Getting Acquainted with Arminius, Part 5
John S. Knox
THE ARMINIAN MAGAZINE. Issue 2. Fall 2012. Volume 30.
Date Posted Jan., 2013

The Declaration of Sentiments contains ten chapters which Arminius compiled in his defense. Last issue covered Sections 5-7.


Section 8 is one of the most difficult passages to examine because of its sophisticated theological arguments. In it, Arminius seeks to defend himself against attacks that he is spreading unorthodox views about the deity of Christ. In this chapter, he also attempts to prove that his detractors are using an unfair standard against him.

According to Arminius, the whole matter revolves around the interpretation of the word, autotheon - a Greek word meaning "very God," "one who is truly God," or "one who is of God of himself." Arminius claims this word was used incorrectly by many of his fellow professors at Leyden and that it carries with it the possibility of "two mutually conflicting errors"-Tritheism and Sabellianism. Tritheism is the heretical teaching about the Trinity that denies the unity of substance in the Divine Persons. Sabellianism is an alternative name for the Modalist form of Monarchianism. Furthermore, his criticism of its usage is based on both Scripture, the works of the Church Fathers, and orthodox doctrine established long before his time.

Regarding the confusing nature of the term, he asserts, "Yet the proceeding of the origin of one person from another (that is, of the Son from the Father) is the only foundation that has ever been used for defending the Unity of the Divine Essence in the Trinity of Persons." According to Arminius, autotheon denotes something else than that. He adds,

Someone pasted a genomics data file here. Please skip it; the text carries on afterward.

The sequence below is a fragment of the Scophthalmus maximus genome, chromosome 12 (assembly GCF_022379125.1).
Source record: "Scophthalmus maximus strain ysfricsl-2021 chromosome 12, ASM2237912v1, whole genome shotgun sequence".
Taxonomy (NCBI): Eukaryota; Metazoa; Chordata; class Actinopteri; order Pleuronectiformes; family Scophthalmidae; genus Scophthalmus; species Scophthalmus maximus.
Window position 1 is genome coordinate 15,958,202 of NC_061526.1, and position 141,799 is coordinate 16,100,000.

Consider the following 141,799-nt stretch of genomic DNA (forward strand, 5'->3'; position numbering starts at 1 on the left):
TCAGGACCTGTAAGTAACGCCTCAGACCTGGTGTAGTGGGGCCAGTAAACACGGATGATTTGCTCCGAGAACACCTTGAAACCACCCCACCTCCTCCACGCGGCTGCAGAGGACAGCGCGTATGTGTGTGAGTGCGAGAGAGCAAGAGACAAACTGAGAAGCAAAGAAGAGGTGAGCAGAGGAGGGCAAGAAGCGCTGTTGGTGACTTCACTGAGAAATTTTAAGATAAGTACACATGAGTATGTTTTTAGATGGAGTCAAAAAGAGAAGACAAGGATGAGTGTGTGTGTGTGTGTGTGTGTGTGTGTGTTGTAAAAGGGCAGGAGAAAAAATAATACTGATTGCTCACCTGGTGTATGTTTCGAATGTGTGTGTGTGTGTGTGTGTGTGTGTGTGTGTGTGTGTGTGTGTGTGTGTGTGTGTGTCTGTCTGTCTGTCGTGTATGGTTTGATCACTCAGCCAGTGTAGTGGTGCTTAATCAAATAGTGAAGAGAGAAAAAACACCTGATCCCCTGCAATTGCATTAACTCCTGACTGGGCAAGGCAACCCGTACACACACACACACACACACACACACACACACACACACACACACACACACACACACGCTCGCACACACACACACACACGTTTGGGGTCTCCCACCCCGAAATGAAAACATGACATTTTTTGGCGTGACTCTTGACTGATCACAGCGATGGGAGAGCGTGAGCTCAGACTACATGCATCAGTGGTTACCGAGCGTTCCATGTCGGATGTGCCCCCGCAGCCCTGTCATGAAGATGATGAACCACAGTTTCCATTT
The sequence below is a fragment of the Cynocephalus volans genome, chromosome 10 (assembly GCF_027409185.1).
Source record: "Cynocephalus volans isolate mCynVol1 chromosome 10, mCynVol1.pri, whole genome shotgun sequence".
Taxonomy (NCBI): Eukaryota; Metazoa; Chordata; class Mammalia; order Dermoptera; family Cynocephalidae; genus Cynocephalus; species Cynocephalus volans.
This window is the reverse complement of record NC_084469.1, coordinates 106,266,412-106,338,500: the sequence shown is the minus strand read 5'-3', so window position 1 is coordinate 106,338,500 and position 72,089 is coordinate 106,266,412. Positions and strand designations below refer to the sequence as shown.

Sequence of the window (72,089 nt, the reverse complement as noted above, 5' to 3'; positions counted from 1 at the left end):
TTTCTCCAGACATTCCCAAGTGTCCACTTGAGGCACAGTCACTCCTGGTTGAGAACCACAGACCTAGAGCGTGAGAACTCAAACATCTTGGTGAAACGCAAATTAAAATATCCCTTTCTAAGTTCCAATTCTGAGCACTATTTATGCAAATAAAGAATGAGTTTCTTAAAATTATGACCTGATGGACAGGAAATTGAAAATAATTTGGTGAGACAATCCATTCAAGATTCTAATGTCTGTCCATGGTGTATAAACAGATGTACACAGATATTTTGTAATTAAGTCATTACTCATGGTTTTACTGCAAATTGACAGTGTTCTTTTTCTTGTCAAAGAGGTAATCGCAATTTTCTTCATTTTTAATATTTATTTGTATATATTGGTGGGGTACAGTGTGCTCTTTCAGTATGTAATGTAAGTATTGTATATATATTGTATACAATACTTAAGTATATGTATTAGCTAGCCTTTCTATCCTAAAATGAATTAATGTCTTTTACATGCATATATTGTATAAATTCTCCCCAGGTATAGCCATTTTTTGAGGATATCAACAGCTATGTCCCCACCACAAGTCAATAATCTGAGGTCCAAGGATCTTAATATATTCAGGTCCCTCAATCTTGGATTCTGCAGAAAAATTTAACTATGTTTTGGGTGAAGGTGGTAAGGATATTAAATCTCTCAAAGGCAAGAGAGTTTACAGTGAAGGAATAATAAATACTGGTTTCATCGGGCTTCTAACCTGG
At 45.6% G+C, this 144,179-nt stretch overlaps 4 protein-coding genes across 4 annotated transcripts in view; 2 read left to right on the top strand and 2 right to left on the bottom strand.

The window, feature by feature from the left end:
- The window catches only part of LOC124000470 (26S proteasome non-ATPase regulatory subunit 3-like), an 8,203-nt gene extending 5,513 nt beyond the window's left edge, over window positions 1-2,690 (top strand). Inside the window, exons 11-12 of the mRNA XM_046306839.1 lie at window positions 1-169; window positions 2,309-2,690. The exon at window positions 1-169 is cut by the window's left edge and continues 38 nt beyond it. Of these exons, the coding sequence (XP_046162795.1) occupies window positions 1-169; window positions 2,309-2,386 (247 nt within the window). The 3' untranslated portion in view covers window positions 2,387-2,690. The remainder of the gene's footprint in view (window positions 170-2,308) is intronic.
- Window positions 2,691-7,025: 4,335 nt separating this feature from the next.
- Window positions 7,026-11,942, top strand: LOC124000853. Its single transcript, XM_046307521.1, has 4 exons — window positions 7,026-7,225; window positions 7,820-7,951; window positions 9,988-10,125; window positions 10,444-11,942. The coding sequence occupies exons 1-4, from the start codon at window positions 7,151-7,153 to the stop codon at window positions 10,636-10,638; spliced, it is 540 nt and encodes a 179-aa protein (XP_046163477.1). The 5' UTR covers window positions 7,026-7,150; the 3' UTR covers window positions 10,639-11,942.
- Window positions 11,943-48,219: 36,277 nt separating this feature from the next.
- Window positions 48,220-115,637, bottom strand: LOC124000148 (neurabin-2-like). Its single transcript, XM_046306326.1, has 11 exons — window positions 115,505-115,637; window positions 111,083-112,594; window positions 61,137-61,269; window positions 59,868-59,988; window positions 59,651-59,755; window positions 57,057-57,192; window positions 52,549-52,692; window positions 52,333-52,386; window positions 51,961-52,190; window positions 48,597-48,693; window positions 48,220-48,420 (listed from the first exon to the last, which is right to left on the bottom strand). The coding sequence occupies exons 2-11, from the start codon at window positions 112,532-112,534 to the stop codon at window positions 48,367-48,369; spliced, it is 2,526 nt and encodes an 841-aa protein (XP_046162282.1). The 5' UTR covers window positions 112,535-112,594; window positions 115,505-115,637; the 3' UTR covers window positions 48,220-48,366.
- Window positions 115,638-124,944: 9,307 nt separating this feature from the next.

For, these two things, to be the Son and to be God, are at perfect agreement with each other; but to derive his essence from the Father, and, at the same time, to derive it from no one, are evidently contradictory, and mutually destructive the one of the other.

The term suggests equality to the point that the different personages are either blurred or harshly separated-a concept condemned by him and even his opponents, when it suits their agenda. Arminius unveils this prejudiced approach of his critics when he comments,

No one endeavored to vindicate me from this calumny; while great exertion was employed to frame excuses for Trelcatius, by means of a qualified interpretation of his words, though it was utterly impossible to reconcile their palliative explanations with the plain signification of his unperverted expressions. Such are the effects which the partiality of favor and the fervor of zeal can produce!

The remainder of the chapter is devoted to dissecting the understanding of the essence of God and Christ more thoroughly. His goal is the transmission of his clear, traditional, orthodox understanding of the Trinity. He has been accused of limiting the divinity of Christ because he does not like the term autotheon. To Arminius, however, the term itself is unorthodox and unscriptural. As such, he states, "Therefore, in no way whatever can this phrase . . . be excused as a correct one, or as having been happily expressed." As with other doctrinal matters, if it is not in Scripture, it can only be considered conjecturally. Arminius finishes the section with a "kidney punch" of his own, insinuating that his opponents are truly hypocritical in their theological positions. In their use of autotheon they are the ones spreading dangerous extra-Trinitarian doctrine.